The Boston comedy scene is a whole lot sadder today after the death of longtime comic and Malden homey John Pinette, who died in a Pittsburgh hotel room over the weekend.
“If you saw John’s act, you saw John,” said local comedian Tony V, who traveled the stand-up circuit with Pinette for 20-plus years. “He was no more or no less than what he portrayed on stage: a big guy with big appetites and a big personality.”
Pinette, 50, whose most memorable role may have been as the hapless carjack victim in the “Seinfeld” finale, died of natural causes stemming from liver and heart disease. No autopsy was scheduled.
“He knew that the clubs never paid people enough to open for him,” said Belmont funnygal Stephanie Peters,who often opened for Pinette on the road. “So he would pay you out of his own pocket. He’d say, ‘Here’s the money you deserve.’ He was just the sweetest guy, not to mention the funniest.”
Pinette, who once weighed in at 450 pounds, had slimmed down to 250 over the past couple of years. But his super size was the butt of his jokes and his stand-up specials, “Show Me the Buffet,” “Still Hungry” and “I’m Starvin’!” (Pronounced ‘I’m Staaahhvin’!”)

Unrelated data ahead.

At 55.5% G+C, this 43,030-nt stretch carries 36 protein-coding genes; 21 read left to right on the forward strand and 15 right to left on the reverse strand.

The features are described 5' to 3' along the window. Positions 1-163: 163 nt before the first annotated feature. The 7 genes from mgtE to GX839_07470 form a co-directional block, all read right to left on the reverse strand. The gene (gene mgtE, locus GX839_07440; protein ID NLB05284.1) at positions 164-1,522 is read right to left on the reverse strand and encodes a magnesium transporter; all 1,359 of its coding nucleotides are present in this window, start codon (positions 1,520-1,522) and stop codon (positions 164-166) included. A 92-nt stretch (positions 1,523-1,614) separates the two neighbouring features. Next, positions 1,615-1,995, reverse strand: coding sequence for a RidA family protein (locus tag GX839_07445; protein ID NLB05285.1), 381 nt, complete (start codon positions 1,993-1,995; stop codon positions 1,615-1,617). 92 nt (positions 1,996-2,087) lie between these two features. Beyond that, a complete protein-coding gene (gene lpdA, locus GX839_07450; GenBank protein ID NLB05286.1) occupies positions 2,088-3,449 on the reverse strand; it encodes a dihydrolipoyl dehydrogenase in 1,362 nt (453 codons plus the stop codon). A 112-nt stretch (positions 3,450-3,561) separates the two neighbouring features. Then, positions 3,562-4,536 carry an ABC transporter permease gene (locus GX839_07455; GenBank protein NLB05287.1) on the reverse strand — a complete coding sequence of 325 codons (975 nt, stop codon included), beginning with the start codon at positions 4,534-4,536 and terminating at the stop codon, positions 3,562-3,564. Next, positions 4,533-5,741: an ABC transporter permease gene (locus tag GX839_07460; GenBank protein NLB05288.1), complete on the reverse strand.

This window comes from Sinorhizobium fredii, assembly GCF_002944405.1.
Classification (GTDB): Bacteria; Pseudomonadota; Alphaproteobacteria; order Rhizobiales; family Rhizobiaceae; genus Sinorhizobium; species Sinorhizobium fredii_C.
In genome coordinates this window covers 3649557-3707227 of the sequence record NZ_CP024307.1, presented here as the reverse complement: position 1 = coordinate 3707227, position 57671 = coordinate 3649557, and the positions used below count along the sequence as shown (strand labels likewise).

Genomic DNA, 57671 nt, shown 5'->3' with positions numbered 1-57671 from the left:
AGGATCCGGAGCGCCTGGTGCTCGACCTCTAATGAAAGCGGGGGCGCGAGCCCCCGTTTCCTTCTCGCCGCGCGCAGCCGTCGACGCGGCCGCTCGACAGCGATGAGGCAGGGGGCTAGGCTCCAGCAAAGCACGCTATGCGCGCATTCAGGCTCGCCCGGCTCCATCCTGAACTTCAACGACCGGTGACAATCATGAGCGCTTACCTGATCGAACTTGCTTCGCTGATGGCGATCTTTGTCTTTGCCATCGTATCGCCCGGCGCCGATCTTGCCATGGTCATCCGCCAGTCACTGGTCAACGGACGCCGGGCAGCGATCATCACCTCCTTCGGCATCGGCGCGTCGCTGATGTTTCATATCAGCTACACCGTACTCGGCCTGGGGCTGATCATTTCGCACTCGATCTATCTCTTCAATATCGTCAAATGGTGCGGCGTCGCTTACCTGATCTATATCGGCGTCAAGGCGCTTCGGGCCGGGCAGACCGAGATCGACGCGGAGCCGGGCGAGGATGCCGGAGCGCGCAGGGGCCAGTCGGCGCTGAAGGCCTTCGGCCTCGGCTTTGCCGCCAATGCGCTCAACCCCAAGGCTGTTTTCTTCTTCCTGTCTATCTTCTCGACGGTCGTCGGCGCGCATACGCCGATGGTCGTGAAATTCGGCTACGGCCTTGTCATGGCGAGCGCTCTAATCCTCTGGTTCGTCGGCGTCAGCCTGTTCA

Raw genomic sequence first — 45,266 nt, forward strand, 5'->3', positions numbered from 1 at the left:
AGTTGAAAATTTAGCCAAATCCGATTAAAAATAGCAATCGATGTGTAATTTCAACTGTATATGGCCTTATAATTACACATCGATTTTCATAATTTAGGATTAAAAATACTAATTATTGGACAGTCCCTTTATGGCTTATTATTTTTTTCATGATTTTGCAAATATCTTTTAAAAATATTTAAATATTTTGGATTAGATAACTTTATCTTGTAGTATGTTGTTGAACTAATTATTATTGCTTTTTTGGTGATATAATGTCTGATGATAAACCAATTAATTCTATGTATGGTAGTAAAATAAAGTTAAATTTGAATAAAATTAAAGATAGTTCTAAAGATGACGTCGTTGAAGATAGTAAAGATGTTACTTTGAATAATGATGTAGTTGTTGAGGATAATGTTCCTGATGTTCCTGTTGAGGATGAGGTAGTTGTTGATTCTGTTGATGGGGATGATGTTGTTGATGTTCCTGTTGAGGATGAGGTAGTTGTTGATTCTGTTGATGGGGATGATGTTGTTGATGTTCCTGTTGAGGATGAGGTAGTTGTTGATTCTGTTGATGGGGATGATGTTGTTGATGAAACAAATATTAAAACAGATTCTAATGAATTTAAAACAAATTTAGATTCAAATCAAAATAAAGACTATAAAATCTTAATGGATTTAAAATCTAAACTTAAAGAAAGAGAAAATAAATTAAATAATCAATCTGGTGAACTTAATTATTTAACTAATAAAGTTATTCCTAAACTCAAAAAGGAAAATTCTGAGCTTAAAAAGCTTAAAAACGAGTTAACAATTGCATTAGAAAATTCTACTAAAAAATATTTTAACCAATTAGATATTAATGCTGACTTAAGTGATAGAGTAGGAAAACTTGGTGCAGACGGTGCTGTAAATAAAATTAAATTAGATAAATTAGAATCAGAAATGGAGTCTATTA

“Me and John did self-deprecating comedy because we’re fat,” Peters said. “He called me once after he had gastric bypass surgery and told me he was at the Cheesecake Factory. I said to him, ‘What are you doing at the Cheesecake Factory, you just had the bypass?’ And he said, ‘I’m going to order a whole raspberry cheesecake and lay down and put it on my chest and eat it like an otter.’ He killed me.”
A Malden Catholic grad, Pinette was in college working on an accounting degree when he started performing at open mic nights in Boston clubs in the 1980s. He was working at a bank when he was offered $100 a night to perform and he never went back to the day job.
He was a regular on the comedy circuit in Las Vegas and for years he opened for legendary crooner Frank Sinatra in Sin City. He also starred as Edna Turnblad in the Broadway production of “Hairspray” and made numerous TV and movie appearances, including a turn on the “The Tonight Show with Jay Leno.” He was in the midst of a live comedy tour when he died.
“With John, if you hadn’t seen him in a while and you bumped into him on the road, he’d slap you on the back hard enough to put you through a window, then he’d say, ‘Let’s go eat!’” Tony V recalled. “That was always the way with him. He was that jovial fat guy.”
Peters said she was saddened when she learned that Pinette, who loved life and loved people, died alone in a Pittsburgh hotel room.
“He was such a sweet, sweet guy, the thought of him dying alone in some hotel is so sad,” she said. “On the road, we’re so lonely, it just bums me out.”
But Tony V said Pinette appeared to enjoy life to the fullest.
“I never saw a man happier at being who he was than John was,” he said. “Maybe late at night it bothered him being him, but I never saw it — and I was up with him a lot of late nights!”